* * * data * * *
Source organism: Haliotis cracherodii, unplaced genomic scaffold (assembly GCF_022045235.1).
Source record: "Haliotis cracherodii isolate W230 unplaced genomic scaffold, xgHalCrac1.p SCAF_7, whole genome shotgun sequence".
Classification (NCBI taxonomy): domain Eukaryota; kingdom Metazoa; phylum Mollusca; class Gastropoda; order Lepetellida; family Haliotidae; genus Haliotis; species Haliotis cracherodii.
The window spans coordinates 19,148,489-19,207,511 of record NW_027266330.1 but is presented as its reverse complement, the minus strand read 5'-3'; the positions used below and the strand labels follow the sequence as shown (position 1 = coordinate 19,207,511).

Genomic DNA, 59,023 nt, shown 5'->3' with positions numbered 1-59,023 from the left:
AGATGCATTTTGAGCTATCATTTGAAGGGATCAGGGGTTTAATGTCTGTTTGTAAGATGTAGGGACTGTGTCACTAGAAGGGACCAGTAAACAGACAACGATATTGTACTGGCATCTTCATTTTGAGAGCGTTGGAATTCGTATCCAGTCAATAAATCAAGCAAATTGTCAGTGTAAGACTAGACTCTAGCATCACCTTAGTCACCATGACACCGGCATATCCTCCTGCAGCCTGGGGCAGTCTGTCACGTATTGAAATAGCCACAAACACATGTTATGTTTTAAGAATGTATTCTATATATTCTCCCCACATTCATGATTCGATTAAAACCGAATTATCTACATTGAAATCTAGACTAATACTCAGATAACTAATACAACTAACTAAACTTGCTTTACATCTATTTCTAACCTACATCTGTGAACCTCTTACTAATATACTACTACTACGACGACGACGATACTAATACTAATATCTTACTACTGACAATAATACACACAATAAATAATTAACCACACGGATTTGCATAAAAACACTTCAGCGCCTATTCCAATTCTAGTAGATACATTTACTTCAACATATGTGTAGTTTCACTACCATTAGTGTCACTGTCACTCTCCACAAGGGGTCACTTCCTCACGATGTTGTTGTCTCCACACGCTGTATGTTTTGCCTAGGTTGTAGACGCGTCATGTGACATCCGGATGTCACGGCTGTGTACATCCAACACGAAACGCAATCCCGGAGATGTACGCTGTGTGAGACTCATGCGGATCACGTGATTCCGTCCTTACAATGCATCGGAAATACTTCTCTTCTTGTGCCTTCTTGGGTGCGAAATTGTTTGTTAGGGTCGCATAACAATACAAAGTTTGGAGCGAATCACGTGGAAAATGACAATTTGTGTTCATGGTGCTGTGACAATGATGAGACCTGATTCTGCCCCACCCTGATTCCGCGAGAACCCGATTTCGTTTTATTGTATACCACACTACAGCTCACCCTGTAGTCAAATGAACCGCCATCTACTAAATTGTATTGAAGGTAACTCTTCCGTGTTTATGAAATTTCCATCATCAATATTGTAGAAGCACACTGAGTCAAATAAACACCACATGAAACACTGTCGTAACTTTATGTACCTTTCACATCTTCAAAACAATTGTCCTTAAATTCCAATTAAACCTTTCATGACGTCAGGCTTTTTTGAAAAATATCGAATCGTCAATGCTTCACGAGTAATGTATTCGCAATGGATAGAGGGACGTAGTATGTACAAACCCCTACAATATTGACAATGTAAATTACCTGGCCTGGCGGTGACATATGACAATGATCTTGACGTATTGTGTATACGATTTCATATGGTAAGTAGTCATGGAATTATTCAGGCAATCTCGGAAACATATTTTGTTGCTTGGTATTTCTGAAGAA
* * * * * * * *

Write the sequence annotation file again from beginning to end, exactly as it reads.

Source organism: Haliotis cracherodii, unplaced genomic scaffold (assembly GCF_022045235.1).
Source record: "Haliotis cracherodii isolate W230 unplaced genomic scaffold, xgHalCrac1.p SCAF_7, whole genome shotgun sequence".
Classification (NCBI taxonomy): domain Eukaryota; kingdom Metazoa; phylum Mollusca; class Gastropoda; order Lepetellida; family Haliotidae; genus Haliotis; species Haliotis cracherodii.
The window spans coordinates 19,148,489-19,207,511 of record NW_027266330.1 but is presented as its reverse complement, the minus strand read 5'-3'; the positions used below and the strand labels follow the sequence as shown (position 1 = coordinate 19,207,511).

Genomic DNA, 59,023 nt, shown 5'->3' with positions numbered 1-59,023 from the left:
AGATGCATTTTGAGCTATCATTTGAAGGGATCAGGGGTTTAATGTCTGTTTGTAAGATGTAGGGACTGTGTCACTAGAAGGGACCAGTAAACAGACAACGATATTGTACTGGCATCTTCATTTTGAGAGCGTTGGAATTCGTATCCAGTCAATAAATCAAGCAAATTGTCAGTGTAAGACTAGACTCTAGCATCACCTTAGTCACCATGACACCGGCATATCCTCCTGCAGCCTGGGGCAGTCTGTCACGTATTGAAATAGCCACAAACACATGTTATGTTTTAAGAATGTATTCTATATATTCTCCCCACATTCATGATTCGATTAAAACCGAATTATCTACATTGAAATCTAGACTAATACTCAGATAACTAATACAACTAACTAAACTTGCTTTACATCTATTTCTAACCTACATCTGTGAACCTCTTACTAATATACTACTACTACGACGACGACGATACTAATACTAATATCTTACTACTGACAATAATACACACAATAAATAATTAACCACACGGATTTGCATAAAAACACTTCAGCGCCTATTCCAATTCTAGTAGATACATTTACTTCAACATATGTGTAGTTTCACTACCATTAGTGTCACTGTCACTCTCCACAAGGGGTCACTTCCTCACGATGTTGTTGTCTCCACACGCTGTATGTTTTGCCTAGGTTGTAGACGCGTCATGTGACATCCGGATGTCACGGCTGTGTACATCCAACACGAAACGCAATCCCGGAGATGTACGCTGTGTGAGACTCATGCGGATCACGTGATTCCGTCCTTACAATGCATCGGAAATACTTCTCTTCTTGTGCCTTCTTGGGTGCGAAATTGTTTGTTAGGGTCGCATAACAATACAAAGTTTGGAGCGAATCACGTGGAAAATGACAATTTGTGTTCATGGTGCTGTGACAATGATGAGACCTGATTCTGCCCCACCCTGATTCCGCGAGAACCCGATTTCGTTTTATTGTATACCACACTACAGCTCACCCTGTAGTCAAATGAACCGCCATCTACTAAATTGTATTGAAGGTAACTCTTCCGTGTTTATGAAATTTCCATCATCAATATTGTAGAAGCACACTGAGTCAAATAAACACCACATGAAACACTGTCGTAACTTTATGTACCTTTCACATCTTCAAAACAATTGTCCTTAAATTCCAATTAAACCTTTCATGACGTCAGGCTTTTTTGAAAAATATCGAATCGTCAATGCTTCACGAGTAATGTATTCGCAATGGATAGAGGGACGTAGTATGTACAAACCCCTACAATATTGACAATGTAAATTACCTGGCCTGGCGGTGACATATGACAATGATCTTGACGTATTGTGTATACGATTTCATATGGTAAGTAGTCATGGAATTATTCAGGCAATCTCGGAAACATATTTTGTTGCTTGGTATTTCTGAAGAA